2. Reevaluate.  Get alone with a notebook and sketch out your typical week. What commitments do you have inside your home? At work? At church or other civic organizations? Now go back over them and ask yourself if there are any you are participating in that really aren’t the best fit for your life right now. If you identify such activities, come up with a plan of action for how you will release yourself from these commitments in order to free more time for your family or for yourself.

3. Relinquish.  Let go of your desire to be everywhere at once. Accept the fact that you have limitations. That you cannot clone yourself and be two places at one time. The sooner you let go of the notion that you can have it all, all at once, the better. So relinquish.

4. Resolve.  When asked to take on a new responsibility outside your home, learn to ask yourself a few questions: Is this really my call? You should only be doing it to please God and because you feel that it is His plan for you right now.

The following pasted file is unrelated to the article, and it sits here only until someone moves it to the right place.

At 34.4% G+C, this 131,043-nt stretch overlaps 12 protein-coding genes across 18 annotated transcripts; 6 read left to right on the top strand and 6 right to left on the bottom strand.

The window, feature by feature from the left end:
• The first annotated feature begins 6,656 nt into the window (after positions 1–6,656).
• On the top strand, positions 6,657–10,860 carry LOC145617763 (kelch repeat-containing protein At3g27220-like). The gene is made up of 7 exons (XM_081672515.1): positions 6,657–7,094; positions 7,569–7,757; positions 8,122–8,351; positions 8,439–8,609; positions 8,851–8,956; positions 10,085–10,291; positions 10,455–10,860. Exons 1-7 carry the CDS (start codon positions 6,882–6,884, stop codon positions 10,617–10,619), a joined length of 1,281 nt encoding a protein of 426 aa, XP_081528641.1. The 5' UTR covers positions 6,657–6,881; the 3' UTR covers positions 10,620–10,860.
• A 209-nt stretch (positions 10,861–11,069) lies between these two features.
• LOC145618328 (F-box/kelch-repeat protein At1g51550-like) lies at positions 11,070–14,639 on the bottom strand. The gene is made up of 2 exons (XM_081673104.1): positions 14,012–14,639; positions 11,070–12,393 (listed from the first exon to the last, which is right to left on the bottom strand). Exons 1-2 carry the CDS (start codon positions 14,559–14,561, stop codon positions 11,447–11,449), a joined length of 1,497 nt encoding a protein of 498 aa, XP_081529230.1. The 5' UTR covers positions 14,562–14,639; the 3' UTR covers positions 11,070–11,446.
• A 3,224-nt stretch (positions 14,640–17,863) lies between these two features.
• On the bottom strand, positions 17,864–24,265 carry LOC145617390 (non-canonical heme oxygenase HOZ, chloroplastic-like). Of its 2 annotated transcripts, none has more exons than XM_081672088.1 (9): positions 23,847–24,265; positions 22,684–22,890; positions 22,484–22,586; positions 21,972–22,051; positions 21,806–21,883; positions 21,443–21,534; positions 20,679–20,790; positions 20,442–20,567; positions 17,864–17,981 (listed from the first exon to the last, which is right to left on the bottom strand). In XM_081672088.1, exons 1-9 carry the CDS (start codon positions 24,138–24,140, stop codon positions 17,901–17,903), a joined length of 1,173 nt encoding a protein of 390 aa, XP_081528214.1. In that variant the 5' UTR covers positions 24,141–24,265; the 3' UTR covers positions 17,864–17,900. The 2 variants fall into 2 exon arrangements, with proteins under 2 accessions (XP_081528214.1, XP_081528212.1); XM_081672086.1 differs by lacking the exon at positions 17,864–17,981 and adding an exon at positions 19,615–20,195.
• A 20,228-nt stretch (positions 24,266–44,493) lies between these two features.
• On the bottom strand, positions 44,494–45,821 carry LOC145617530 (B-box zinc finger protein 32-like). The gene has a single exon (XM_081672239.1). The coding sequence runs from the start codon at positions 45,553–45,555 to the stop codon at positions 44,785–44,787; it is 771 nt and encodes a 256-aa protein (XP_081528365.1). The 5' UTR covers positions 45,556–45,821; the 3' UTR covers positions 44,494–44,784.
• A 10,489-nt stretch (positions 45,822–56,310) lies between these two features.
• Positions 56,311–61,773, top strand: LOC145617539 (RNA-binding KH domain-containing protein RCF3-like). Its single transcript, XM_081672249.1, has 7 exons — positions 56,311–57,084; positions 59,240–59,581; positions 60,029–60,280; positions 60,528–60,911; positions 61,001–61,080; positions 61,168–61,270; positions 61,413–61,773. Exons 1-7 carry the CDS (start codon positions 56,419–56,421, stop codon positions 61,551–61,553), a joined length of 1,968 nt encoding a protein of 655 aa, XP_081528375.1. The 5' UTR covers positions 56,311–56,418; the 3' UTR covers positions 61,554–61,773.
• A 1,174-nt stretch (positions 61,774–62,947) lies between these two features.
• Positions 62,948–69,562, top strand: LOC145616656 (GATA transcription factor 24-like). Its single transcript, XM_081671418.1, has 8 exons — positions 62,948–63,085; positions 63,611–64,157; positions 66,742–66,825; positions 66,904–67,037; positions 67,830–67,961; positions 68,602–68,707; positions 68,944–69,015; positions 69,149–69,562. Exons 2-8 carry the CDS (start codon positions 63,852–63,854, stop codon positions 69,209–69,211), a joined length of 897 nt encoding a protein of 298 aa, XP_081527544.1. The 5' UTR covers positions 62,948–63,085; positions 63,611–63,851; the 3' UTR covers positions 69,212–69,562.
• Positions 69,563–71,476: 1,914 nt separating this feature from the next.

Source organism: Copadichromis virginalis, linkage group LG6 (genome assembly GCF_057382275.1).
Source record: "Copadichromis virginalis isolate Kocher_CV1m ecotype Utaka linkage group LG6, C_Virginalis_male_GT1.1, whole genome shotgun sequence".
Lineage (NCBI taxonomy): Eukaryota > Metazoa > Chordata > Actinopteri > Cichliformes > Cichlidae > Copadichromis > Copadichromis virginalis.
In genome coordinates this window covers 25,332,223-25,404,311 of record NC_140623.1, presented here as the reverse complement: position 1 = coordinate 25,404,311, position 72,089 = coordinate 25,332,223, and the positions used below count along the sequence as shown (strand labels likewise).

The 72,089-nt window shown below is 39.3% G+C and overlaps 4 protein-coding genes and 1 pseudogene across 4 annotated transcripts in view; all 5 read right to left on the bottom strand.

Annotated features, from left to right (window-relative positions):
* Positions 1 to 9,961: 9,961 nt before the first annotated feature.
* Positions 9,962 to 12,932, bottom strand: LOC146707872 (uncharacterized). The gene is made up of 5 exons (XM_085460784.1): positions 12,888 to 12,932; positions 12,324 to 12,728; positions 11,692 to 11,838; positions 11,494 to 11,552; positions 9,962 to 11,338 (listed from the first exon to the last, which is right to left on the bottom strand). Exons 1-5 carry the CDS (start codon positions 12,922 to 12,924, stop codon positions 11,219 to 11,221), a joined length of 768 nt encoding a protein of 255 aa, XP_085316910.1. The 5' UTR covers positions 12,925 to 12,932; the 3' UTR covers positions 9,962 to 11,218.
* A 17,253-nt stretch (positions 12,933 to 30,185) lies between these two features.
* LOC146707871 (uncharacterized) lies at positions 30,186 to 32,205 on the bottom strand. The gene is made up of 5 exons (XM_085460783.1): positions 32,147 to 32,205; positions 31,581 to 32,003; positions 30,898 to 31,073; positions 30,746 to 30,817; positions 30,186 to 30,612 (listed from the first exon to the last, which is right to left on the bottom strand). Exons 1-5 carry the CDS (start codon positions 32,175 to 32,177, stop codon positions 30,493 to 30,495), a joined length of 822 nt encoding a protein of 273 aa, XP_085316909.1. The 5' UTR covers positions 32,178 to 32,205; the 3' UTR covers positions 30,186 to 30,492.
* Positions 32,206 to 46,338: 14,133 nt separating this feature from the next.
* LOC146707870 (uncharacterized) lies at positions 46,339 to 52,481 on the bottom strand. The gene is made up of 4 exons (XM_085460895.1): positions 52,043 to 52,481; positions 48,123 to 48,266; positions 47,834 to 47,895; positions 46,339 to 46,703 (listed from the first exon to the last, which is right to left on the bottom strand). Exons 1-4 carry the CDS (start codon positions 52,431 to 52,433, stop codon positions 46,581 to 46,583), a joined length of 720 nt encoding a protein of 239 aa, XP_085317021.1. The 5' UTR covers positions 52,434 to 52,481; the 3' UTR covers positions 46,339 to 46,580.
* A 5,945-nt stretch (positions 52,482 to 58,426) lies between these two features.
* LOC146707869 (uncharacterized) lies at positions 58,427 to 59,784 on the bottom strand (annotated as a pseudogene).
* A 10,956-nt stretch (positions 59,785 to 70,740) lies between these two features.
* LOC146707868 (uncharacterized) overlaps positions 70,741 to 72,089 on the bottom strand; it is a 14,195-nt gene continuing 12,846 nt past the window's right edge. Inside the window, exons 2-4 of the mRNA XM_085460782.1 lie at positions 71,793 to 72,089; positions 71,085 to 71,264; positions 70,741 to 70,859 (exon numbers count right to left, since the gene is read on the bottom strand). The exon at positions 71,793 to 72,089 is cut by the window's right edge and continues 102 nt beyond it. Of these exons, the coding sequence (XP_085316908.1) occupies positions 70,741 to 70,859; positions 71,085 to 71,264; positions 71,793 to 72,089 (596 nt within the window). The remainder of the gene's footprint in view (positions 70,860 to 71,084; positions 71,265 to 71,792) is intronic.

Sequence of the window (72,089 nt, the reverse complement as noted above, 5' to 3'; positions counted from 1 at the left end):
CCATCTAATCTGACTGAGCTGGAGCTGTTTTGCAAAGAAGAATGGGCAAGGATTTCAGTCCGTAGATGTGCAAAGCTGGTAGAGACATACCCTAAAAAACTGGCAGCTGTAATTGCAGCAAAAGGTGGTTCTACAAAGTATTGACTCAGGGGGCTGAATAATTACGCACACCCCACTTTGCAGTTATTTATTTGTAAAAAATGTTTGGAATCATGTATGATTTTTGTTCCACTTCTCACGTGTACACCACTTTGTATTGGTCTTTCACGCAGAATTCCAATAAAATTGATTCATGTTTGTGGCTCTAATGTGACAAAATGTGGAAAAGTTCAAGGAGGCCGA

5. Rest. Learn to build in periods of rest in your week. God’s pattern at creation was for us to take one day each week to cease working and really rest. Sometimes we are just as busy on the Sabbath as we are any other day of the week. Consider making Sundays a set-apart day to cease from any type of work and just focus on worship and rest.

6. Renew.  Renewal of your mind happens when you are involved in studying God’s Word both alone and with a group. If you can’t find a group to study with at your local church, consider joining our online Bible studies at Proverbs 31 Ministries (proverbs31.org). There thousands of women gather together online to study God’s Word together and renew our minds.

Also renew your body. Make sure that you are taking time to eat healthy. Build in time to exercise and enjoy fresh air when you can. And be intentional to renew relationships that encourage and strengthen you and build you up in your mothering. We must constantly be renewed so we do not burn out.